August 19

    Bomer x Benson Collection for Privé Revaux

    Written by Jasper

    Matt Bomer and Ashley Benson collaborated for a gender-neutral collection for the eyewear brand, Privé Revaux. Every piece is available in a variety of colors, such as rose gold and tortoise, at $40. Matt and Ashley also spoke exclusively with InStyle to talk about their collection, their quarantine clothes, and fashion items they’ve lost and never found. More details to come on priverevaux.com on its official launch tomorrow, August 20th. Meanwhile, below you check out the cute campaign video they released, and some outtakes in our gallery! The full interview with InStyle can also be read under the cut.

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    August 02

    ‘Doom Patrol’ 2.08 ‘Dad Patrol’ Screencaps

    Written by Jasper

    After seven episodes, we got to see OG Larry Trainor again, even for a short time. Well, it would be a shame not to see him in an episode focused on fatherhood, wouldn’t it? Check out screencaps in our gallery! This season originally consisted ten episodes, but due to the crisis, production got cut short and they weren’t able to finish the tenth episode in time. So don’t miss the season finale next week!


    July 02

    ‘Doom Patrol’ Season Premiere Screencaps

    Written by Jasper

    Sorry for the delay on these, the new season of Doom Patrol premiered last week on HBO Max with its first three episodes. Matt still voices Larry Trainor, but he only made an appearance physically on the first episode. These first few episodes have been quite sad for Larry. Check out high-resolution screencaps in our gallery!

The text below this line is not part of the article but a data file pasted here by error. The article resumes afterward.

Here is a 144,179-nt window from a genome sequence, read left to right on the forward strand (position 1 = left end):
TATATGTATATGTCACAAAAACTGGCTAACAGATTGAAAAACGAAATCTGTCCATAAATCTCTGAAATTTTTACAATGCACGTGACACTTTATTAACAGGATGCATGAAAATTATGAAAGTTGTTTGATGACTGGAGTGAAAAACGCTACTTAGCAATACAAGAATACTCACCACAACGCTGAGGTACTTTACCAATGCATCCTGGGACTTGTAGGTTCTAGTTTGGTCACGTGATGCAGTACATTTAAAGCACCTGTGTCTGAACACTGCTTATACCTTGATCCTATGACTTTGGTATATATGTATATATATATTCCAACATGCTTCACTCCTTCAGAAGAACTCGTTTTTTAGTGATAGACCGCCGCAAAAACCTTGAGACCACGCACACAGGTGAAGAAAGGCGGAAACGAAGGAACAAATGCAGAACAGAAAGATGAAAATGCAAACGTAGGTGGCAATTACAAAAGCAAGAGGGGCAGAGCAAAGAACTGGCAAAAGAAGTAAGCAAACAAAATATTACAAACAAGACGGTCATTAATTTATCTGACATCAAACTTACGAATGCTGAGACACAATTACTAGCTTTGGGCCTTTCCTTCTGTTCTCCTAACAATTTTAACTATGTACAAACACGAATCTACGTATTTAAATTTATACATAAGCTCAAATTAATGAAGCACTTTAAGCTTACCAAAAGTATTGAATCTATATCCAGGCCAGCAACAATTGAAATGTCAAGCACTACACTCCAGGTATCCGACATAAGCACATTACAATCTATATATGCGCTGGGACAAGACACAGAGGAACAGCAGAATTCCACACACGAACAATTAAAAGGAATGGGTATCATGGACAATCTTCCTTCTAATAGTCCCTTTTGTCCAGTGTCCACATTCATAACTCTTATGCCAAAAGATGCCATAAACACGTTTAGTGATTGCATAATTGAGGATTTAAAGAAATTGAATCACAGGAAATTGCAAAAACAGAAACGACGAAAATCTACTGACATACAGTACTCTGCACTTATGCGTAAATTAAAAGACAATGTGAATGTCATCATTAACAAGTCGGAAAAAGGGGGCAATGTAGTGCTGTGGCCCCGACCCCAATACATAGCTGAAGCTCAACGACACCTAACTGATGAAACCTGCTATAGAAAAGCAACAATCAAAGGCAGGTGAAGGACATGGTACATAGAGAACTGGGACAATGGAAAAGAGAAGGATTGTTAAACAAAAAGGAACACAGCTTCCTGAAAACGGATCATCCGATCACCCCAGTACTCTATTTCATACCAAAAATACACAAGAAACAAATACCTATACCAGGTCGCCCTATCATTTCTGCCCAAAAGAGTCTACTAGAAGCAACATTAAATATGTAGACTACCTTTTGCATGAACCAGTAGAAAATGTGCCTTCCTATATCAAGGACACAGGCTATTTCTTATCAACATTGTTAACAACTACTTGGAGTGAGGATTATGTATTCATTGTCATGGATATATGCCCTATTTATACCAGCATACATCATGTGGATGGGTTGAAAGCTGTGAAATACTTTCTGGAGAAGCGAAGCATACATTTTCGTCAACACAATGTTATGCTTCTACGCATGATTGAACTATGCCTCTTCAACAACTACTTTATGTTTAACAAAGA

June 27

    Matt Bomer on Playing a Gay Superhero

    Written by Jasper

    As part of their Rainbow Crew interview series, Matt spoke with Digital Spy to discuss his heroic role in Doom Patrol. The first three episodes of the new season are available to stream now on HBO Max!

    Matt Bomer wasn’t planning to star in a superhero show. He had just finished up Boys in the Band on Broadway when DC approached him for the role of Larry Trainor. As Bomer puts it, “Doom Patrol came out of left field,” and that’s rather fitting given how wild this show actually is.

    Based on comics first written in 1963, the “World’s Strangest Heroes” are misfits in every sense of the word. Not only do their bizarre powers alienate them from the world at large, but the Doom Patrol franchise has always been an outlier too, often sidelined in favour of more ‘appealing’ outsiders like the X-Men.

    That’s starting to change now though thanks to the Doom Patrol TV show. Inspired by Grant Morrison’s relentlessly weird run from the late eighties, this new adaptation subverts superhero tropes by incorporating Dadaist elements of abstract surrealism… and that’s exactly what appealed to Bomer in the first place.

    “I think we’re living in an era of episodics where, you know, the more unique, the better! There’s so much content out there. So, I hope the show continues to get weirder and weirder.”

    Given what we’ve seen of season two so far, it’s safe to say that Bomer’s got his wish. Following on from all those carnivorous butts and the cockroach kisses of season one, new episodes include a super-powered ape-faced girl and Doctor Tyme, a disco-loving time traveller who wears a clock for a head.